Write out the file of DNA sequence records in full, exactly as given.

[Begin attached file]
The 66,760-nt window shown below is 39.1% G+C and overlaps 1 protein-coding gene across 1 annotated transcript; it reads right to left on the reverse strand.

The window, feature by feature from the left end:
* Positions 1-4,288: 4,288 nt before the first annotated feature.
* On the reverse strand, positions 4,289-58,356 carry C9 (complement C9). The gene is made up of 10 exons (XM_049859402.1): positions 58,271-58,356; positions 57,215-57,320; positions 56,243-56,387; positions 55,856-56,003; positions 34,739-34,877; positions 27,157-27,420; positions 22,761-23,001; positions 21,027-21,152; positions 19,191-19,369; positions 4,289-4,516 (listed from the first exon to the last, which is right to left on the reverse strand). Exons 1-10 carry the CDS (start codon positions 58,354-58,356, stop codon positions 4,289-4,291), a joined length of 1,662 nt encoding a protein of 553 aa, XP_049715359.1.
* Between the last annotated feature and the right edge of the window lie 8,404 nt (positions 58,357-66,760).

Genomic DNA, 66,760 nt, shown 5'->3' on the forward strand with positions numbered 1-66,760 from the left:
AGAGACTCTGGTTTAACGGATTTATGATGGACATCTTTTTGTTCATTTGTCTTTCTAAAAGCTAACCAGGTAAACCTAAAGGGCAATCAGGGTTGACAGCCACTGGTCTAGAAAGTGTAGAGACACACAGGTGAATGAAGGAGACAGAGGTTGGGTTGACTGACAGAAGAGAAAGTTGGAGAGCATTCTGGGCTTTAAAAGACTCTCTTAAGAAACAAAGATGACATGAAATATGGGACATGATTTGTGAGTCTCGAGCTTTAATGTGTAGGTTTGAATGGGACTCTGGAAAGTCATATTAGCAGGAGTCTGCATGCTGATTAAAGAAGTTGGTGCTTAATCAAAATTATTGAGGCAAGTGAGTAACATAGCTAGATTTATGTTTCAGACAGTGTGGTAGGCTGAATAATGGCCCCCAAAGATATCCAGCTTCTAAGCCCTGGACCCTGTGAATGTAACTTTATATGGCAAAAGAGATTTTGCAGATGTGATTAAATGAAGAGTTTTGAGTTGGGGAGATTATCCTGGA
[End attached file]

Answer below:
The 66,760-nt window shown below is 39.1% G+C and overlaps 1 protein-coding gene across 1 annotated transcript; it reads right to left on the reverse strand.

The window, feature by feature from the left end:
* Positions 1-4,288: 4,288 nt before the first annotated feature.
* On the reverse strand, positions 4,289-58,356 carry C9 (complement C9). The gene is made up of 10 exons (XM_049859402.1): positions 58,271-58,356; positions 57,215-57,320; positions 56,243-56,387; positions 55,856-56,003; positions 34,739-34,877; positions 27,157-27,420; positions 22,761-23,001; positions 21,027-21,152; positions 19,191-19,369; positions 4,289-4,516 (listed from the first exon to the last, which is right to left on the reverse strand). Exons 1-10 carry the CDS (start codon positions 58,354-58,356, stop codon positions 4,289-4,291), a joined length of 1,662 nt encoding a protein of 553 aa, XP_049715359.1.
* Between the last annotated feature and the right edge of the window lie 8,404 nt (positions 58,357-66,760).

Genomic DNA, 66,760 nt, shown 5'->3' on the forward strand with positions numbered 1-66,760 from the left:
AGAGACTCTGGTTTAACGGATTTATGATGGACATCTTTTTGTTCATTTGTCTTTCTAAAAGCTAACCAGGTAAACCTAAAGGGCAATCAGGGTTGACAGCCACTGGTCTAGAAAGTGTAGAGACACACAGGTGAATGAAGGAGACAGAGGTTGGGTTGACTGACAGAAGAGAAAGTTGGAGAGCATTCTGGGCTTTAAAAGACTCTCTTAAGAAACAAAGATGACATGAAATATGGGACATGATTTGTGAGTCTCGAGCTTTAATGTGTAGGTTTGAATGGGACTCTGGAAAGTCATATTAGCAGGAGTCTGCATGCTGATTAAAGAAGTTGGTGCTTAATCAAAATTATTGAGGCAAGTGAGTAACATAGCTAGATTTATGTTTCAGACAGTGTGGTAGGCTGAATAATGGCCCCCAAAGATATCCAGCTTCTAAGCCCTGGACCCTGTGAATGTAACTTTATATGGCAAAAGAGATTTTGCAGATGTGATTAAATGAAGAGTTTTGAGTTGGGGAGATTATCCTGGA